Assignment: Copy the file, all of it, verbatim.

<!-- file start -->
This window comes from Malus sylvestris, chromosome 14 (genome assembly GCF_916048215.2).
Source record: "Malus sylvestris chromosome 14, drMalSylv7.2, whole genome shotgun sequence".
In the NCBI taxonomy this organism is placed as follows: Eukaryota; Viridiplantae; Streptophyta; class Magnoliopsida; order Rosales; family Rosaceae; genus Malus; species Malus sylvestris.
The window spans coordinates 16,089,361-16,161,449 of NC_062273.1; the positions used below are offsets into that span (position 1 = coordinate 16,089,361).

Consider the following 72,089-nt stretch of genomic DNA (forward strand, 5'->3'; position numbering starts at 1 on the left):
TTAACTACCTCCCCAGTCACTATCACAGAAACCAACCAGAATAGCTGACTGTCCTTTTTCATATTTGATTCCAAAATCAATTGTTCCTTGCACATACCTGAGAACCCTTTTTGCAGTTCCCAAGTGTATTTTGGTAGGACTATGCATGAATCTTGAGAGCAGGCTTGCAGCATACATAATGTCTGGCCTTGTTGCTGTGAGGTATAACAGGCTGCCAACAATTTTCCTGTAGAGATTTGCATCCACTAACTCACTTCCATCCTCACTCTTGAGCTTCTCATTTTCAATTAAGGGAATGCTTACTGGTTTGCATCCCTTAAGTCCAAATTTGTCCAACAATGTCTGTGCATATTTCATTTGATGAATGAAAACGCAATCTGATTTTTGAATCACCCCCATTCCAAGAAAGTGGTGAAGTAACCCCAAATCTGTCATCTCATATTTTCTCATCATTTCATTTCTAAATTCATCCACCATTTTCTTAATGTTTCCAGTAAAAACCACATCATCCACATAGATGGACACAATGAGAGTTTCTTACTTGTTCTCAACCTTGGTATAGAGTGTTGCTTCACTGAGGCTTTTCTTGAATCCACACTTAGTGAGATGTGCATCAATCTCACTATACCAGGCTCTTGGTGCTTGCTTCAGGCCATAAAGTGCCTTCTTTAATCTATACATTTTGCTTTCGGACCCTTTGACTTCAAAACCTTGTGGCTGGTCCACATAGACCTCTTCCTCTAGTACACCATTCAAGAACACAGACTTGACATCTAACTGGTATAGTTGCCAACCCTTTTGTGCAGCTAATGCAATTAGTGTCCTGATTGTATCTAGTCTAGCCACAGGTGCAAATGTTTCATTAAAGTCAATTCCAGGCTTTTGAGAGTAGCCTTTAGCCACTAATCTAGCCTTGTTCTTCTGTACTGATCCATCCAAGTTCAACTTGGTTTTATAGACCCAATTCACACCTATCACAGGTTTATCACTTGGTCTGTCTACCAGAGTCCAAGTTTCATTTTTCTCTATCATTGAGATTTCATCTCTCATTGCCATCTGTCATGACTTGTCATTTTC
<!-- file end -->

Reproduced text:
This window comes from Malus sylvestris, chromosome 14 (genome assembly GCF_916048215.2).
Source record: "Malus sylvestris chromosome 14, drMalSylv7.2, whole genome shotgun sequence".
In the NCBI taxonomy this organism is placed as follows: Eukaryota; Viridiplantae; Streptophyta; class Magnoliopsida; order Rosales; family Rosaceae; genus Malus; species Malus sylvestris.
The window spans coordinates 16,089,361-16,161,449 of NC_062273.1; the positions used below are offsets into that span (position 1 = coordinate 16,089,361).

Consider the following 72,089-nt stretch of genomic DNA (forward strand, 5'->3'; position numbering starts at 1 on the left):
TTAACTACCTCCCCAGTCACTATCACAGAAACCAACCAGAATAGCTGACTGTCCTTTTTCATATTTGATTCCAAAATCAATTGTTCCTTGCACATACCTGAGAACCCTTTTTGCAGTTCCCAAGTGTATTTTGGTAGGACTATGCATGAATCTTGAGAGCAGGCTTGCAGCATACATAATGTCTGGCCTTGTTGCTGTGAGGTATAACAGGCTGCCAACAATTTTCCTGTAGAGATTTGCATCCACTAACTCACTTCCATCCTCACTCTTGAGCTTCTCATTTTCAATTAAGGGAATGCTTACTGGTTTGCATCCCTTAAGTCCAAATTTGTCCAACAATGTCTGTGCATATTTCATTTGATGAATGAAAACGCAATCTGATTTTTGAATCACCCCCATTCCAAGAAAGTGGTGAAGTAACCCCAAATCTGTCATCTCATATTTTCTCATCATTTCATTTCTAAATTCATCCACCATTTTCTTAATGTTTCCAGTAAAAACCACATCATCCACATAGATGGACACAATGAGAGTTTCTTACTTGTTCTCAACCTTGGTATAGAGTGTTGCTTCACTGAGGCTTTTCTTGAATCCACACTTAGTGAGATGTGCATCAATCTCACTATACCAGGCTCTTGGTGCTTGCTTCAGGCCATAAAGTGCCTTCTTTAATCTATACATTTTGCTTTCGGACCCTTTGACTTCAAAACCTTGTGGCTGGTCCACATAGACCTCTTCCTCTAGTACACCATTCAAGAACACAGACTTGACATCTAACTGGTATAGTTGCCAACCCTTTTGTGCAGCTAATGCAATTAGTGTCCTGATTGTATCTAGTCTAGCCACAGGTGCAAATGTTTCATTAAAGTCAATTCCAGGCTTTTGAGAGTAGCCTTTAGCCACTAATCTAGCCTTGTTCTTCTGTACTGATCCATCCAAGTTCAACTTGGTTTTATAGACCCAATTCACACCTATCACAGGTTTATCACTTGGTCTGTCTACCAGAGTCCAAGTTTCATTTTTCTCTATCATTGAGATTTCATCTCTCATTGCCATCTGTCATGACTTGTCATTTTC